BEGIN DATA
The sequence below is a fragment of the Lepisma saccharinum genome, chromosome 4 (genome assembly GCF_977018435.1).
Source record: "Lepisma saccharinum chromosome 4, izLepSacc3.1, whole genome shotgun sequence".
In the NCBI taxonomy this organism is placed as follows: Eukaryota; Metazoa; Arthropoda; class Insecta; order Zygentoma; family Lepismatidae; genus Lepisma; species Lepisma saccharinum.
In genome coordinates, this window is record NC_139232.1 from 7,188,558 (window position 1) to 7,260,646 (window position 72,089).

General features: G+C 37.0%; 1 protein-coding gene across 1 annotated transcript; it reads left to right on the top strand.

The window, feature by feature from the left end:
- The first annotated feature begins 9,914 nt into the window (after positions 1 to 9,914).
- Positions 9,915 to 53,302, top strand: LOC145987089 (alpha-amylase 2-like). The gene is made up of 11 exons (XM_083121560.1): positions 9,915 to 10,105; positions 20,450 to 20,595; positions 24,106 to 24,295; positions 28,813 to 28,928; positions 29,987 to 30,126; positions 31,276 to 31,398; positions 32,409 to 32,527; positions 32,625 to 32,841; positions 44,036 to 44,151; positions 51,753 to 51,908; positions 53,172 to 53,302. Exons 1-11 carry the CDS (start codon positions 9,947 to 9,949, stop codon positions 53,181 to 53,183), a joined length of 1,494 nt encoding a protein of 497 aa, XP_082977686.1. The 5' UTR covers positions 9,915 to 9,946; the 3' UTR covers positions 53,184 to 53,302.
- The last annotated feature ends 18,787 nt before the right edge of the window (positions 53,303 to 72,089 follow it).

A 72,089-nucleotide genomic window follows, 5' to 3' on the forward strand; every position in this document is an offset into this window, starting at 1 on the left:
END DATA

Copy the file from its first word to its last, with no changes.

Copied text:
The sequence below is a fragment of the Lepisma saccharinum genome, chromosome 4 (genome assembly GCF_977018435.1).
Source record: "Lepisma saccharinum chromosome 4, izLepSacc3.1, whole genome shotgun sequence".
In the NCBI taxonomy this organism is placed as follows: Eukaryota; Metazoa; Arthropoda; class Insecta; order Zygentoma; family Lepismatidae; genus Lepisma; species Lepisma saccharinum.
In genome coordinates, this window is record NC_139232.1 from 7,188,558 (window position 1) to 7,260,646 (window position 72,089).

General features: G+C 37.0%; 1 protein-coding gene across 1 annotated transcript; it reads left to right on the top strand.

The window, feature by feature from the left end:
- The first annotated feature begins 9,914 nt into the window (after positions 1 to 9,914).
- Positions 9,915 to 53,302, top strand: LOC145987089 (alpha-amylase 2-like). The gene is made up of 11 exons (XM_083121560.1): positions 9,915 to 10,105; positions 20,450 to 20,595; positions 24,106 to 24,295; positions 28,813 to 28,928; positions 29,987 to 30,126; positions 31,276 to 31,398; positions 32,409 to 32,527; positions 32,625 to 32,841; positions 44,036 to 44,151; positions 51,753 to 51,908; positions 53,172 to 53,302. Exons 1-11 carry the CDS (start codon positions 9,947 to 9,949, stop codon positions 53,181 to 53,183), a joined length of 1,494 nt encoding a protein of 497 aa, XP_082977686.1. The 5' UTR covers positions 9,915 to 9,946; the 3' UTR covers positions 53,184 to 53,302.
- The last annotated feature ends 18,787 nt before the right edge of the window (positions 53,303 to 72,089 follow it).

A 72,089-nucleotide genomic window follows, 5' to 3' on the forward strand; every position in this document is an offset into this window, starting at 1 on the left: